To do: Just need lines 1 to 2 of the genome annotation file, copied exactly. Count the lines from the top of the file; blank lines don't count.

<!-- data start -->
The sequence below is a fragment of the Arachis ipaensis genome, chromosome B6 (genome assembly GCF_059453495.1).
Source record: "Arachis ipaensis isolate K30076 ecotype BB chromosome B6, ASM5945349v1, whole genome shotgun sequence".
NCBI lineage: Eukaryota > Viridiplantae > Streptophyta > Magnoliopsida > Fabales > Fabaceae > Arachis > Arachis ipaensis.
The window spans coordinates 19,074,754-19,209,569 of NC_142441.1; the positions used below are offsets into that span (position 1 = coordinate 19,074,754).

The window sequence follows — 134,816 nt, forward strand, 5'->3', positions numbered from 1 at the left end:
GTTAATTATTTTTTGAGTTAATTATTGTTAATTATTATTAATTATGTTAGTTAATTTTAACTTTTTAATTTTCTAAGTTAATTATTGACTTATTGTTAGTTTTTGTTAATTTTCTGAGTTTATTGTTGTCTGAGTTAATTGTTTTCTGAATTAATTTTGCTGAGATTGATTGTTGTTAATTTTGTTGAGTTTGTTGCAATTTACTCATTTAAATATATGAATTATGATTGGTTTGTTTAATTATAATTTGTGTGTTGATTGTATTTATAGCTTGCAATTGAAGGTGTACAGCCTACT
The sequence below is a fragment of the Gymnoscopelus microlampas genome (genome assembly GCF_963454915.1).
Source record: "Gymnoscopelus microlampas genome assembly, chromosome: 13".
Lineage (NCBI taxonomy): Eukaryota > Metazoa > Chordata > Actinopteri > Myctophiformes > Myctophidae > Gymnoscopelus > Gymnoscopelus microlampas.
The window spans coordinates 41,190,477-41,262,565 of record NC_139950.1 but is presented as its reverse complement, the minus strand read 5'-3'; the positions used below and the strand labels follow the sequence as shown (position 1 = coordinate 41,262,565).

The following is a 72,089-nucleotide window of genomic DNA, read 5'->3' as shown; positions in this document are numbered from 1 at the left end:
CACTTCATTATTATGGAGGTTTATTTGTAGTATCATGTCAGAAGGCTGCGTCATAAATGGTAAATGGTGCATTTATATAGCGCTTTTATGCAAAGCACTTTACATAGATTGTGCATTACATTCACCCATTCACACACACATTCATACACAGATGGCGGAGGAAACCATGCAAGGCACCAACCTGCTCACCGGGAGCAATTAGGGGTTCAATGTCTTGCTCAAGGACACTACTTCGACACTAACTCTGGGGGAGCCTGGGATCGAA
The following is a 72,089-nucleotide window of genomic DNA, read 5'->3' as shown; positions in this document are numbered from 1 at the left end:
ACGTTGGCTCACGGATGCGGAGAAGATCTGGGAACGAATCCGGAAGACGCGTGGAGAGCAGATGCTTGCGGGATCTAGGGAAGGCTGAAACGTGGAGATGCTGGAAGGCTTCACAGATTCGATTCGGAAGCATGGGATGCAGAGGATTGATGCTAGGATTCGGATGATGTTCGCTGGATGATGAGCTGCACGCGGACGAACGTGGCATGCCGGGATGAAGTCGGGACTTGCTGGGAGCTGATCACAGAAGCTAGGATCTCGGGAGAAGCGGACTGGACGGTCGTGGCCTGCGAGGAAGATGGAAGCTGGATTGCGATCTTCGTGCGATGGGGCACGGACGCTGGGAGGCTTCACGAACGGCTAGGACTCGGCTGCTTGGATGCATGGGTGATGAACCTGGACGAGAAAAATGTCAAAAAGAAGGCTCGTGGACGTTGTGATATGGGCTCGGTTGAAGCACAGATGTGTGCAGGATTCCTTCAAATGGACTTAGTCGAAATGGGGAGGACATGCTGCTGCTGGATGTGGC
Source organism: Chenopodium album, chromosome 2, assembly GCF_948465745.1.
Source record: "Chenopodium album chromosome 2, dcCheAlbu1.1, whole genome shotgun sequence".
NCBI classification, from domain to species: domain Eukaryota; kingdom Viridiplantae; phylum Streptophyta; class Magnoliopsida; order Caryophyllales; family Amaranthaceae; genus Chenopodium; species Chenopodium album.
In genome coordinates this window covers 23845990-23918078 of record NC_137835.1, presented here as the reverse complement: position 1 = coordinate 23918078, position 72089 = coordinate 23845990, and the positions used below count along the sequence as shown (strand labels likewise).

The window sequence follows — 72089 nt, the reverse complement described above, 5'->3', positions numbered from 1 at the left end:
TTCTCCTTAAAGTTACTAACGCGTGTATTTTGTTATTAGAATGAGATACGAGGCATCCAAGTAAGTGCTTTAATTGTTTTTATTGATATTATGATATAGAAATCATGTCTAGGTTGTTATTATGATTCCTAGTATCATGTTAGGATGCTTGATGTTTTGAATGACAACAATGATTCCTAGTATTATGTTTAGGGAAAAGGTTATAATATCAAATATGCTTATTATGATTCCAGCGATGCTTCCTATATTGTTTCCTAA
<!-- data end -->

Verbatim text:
The sequence below is a fragment of the Arachis ipaensis genome, chromosome B6 (genome assembly GCF_059453495.1).
Source record: "Arachis ipaensis isolate K30076 ecotype BB chromosome B6, ASM5945349v1, whole genome shotgun sequence".